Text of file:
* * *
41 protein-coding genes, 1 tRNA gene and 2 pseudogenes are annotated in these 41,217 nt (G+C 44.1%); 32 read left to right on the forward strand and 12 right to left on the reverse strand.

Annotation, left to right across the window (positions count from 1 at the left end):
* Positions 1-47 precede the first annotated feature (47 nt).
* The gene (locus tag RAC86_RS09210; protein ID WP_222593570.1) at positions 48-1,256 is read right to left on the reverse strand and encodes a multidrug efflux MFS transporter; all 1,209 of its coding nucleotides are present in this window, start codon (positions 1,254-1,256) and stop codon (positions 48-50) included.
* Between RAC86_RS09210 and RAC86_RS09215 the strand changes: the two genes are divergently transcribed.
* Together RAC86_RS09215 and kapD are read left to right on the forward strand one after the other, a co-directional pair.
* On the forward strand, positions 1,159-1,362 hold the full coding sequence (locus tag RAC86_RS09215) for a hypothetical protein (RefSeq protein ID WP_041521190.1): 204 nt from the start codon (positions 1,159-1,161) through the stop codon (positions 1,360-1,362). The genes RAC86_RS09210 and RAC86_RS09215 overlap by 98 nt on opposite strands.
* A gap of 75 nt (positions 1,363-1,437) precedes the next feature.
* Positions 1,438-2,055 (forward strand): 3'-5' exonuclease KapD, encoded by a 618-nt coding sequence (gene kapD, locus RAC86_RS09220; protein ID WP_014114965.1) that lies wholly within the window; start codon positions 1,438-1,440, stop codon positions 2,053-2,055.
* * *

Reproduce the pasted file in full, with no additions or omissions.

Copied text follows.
41 protein-coding genes, 1 tRNA gene and 2 pseudogenes are annotated in these 41,217 nt (G+C 44.1%); 32 read left to right on the forward strand and 12 right to left on the reverse strand.

Annotation, left to right across the window (positions count from 1 at the left end):
* Positions 1-47 precede the first annotated feature (47 nt).
* The gene (locus tag RAC86_RS09210; protein ID WP_222593570.1) at positions 48-1,256 is read right to left on the reverse strand and encodes a multidrug efflux MFS transporter; all 1,209 of its coding nucleotides are present in this window, start codon (positions 1,254-1,256) and stop codon (positions 48-50) included.
* Between RAC86_RS09210 and RAC86_RS09215 the strand changes: the two genes are divergently transcribed.
* Together RAC86_RS09215 and kapD are read left to right on the forward strand one after the other, a co-directional pair.
* On the forward strand, positions 1,159-1,362 hold the full coding sequence (locus tag RAC86_RS09215) for a hypothetical protein (RefSeq protein ID WP_041521190.1): 204 nt from the start codon (positions 1,159-1,161) through the stop codon (positions 1,360-1,362). The genes RAC86_RS09210 and RAC86_RS09215 overlap by 98 nt on opposite strands.
* A gap of 75 nt (positions 1,363-1,437) precedes the next feature.
* Positions 1,438-2,055 (forward strand): 3'-5' exonuclease KapD, encoded by a 618-nt coding sequence (gene kapD, locus RAC86_RS09220; protein ID WP_014114965.1) that lies wholly within the window; start codon positions 1,438-1,440, stop codon positions 2,053-2,055.